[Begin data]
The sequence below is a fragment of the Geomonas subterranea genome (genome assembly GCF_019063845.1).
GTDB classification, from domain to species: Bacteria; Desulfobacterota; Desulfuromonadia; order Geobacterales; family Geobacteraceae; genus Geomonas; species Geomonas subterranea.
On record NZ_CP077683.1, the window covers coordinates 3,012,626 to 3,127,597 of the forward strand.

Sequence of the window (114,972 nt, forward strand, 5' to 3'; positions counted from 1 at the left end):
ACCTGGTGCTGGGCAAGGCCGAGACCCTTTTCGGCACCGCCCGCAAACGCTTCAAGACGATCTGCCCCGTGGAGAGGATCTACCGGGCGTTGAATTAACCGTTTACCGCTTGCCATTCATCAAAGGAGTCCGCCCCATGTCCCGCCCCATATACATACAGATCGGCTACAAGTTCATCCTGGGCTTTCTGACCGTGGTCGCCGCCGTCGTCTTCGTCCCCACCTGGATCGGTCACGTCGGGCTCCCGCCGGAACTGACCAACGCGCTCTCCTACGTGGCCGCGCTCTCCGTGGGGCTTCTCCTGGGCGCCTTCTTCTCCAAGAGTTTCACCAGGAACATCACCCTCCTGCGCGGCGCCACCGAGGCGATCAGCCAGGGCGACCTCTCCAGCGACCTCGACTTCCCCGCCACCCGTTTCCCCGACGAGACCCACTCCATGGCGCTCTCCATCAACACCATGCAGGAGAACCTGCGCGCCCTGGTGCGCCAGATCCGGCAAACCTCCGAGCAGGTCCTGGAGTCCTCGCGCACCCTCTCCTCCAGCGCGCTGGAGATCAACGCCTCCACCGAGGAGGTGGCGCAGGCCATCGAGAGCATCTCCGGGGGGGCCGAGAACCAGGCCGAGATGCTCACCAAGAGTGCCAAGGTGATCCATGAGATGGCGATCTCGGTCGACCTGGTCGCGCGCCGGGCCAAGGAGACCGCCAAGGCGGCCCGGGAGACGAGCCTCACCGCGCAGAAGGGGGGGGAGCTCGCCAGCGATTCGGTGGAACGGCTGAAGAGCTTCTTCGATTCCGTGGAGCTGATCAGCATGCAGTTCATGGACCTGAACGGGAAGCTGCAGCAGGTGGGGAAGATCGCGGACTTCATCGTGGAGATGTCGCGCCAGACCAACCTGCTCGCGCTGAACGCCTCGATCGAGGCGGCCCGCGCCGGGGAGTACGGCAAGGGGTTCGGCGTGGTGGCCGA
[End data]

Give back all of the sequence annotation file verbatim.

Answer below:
The sequence below is a fragment of the Geomonas subterranea genome (genome assembly GCF_019063845.1).
GTDB classification, from domain to species: Bacteria; Desulfobacterota; Desulfuromonadia; order Geobacterales; family Geobacteraceae; genus Geomonas; species Geomonas subterranea.
On record NZ_CP077683.1, the window covers coordinates 3,012,626 to 3,127,597 of the forward strand.

Sequence of the window (114,972 nt, forward strand, 5' to 3'; positions counted from 1 at the left end):
ACCTGGTGCTGGGCAAGGCCGAGACCCTTTTCGGCACCGCCCGCAAACGCTTCAAGACGATCTGCCCCGTGGAGAGGATCTACCGGGCGTTGAATTAACCGTTTACCGCTTGCCATTCATCAAAGGAGTCCGCCCCATGTCCCGCCCCATATACATACAGATCGGCTACAAGTTCATCCTGGGCTTTCTGACCGTGGTCGCCGCCGTCGTCTTCGTCCCCACCTGGATCGGTCACGTCGGGCTCCCGCCGGAACTGACCAACGCGCTCTCCTACGTGGCCGCGCTCTCCGTGGGGCTTCTCCTGGGCGCCTTCTTCTCCAAGAGTTTCACCAGGAACATCACCCTCCTGCGCGGCGCCACCGAGGCGATCAGCCAGGGCGACCTCTCCAGCGACCTCGACTTCCCCGCCACCCGTTTCCCCGACGAGACCCACTCCATGGCGCTCTCCATCAACACCATGCAGGAGAACCTGCGCGCCCTGGTGCGCCAGATCCGGCAAACCTCCGAGCAGGTCCTGGAGTCCTCGCGCACCCTCTCCTCCAGCGCGCTGGAGATCAACGCCTCCACCGAGGAGGTGGCGCAGGCCATCGAGAGCATCTCCGGGGGGGCCGAGAACCAGGCCGAGATGCTCACCAAGAGTGCCAAGGTGATCCATGAGATGGCGATCTCGGTCGACCTGGTCGCGCGCCGGGCCAAGGAGACCGCCAAGGCGGCCCGGGAGACGAGCCTCACCGCGCAGAAGGGGGGGGAGCTCGCCAGCGATTCGGTGGAACGGCTGAAGAGCTTCTTCGATTCCGTGGAGCTGATCAGCATGCAGTTCATGGACCTGAACGGGAAGCTGCAGCAGGTGGGGAAGATCGCGGACTTCATCGTGGAGATGTCGCGCCAGACCAACCTGCTCGCGCTGAACGCCTCGATCGAGGCGGCCCGCGCCGGGGAGTACGGCAAGGGGTTCGGCGTGGTGGCCGA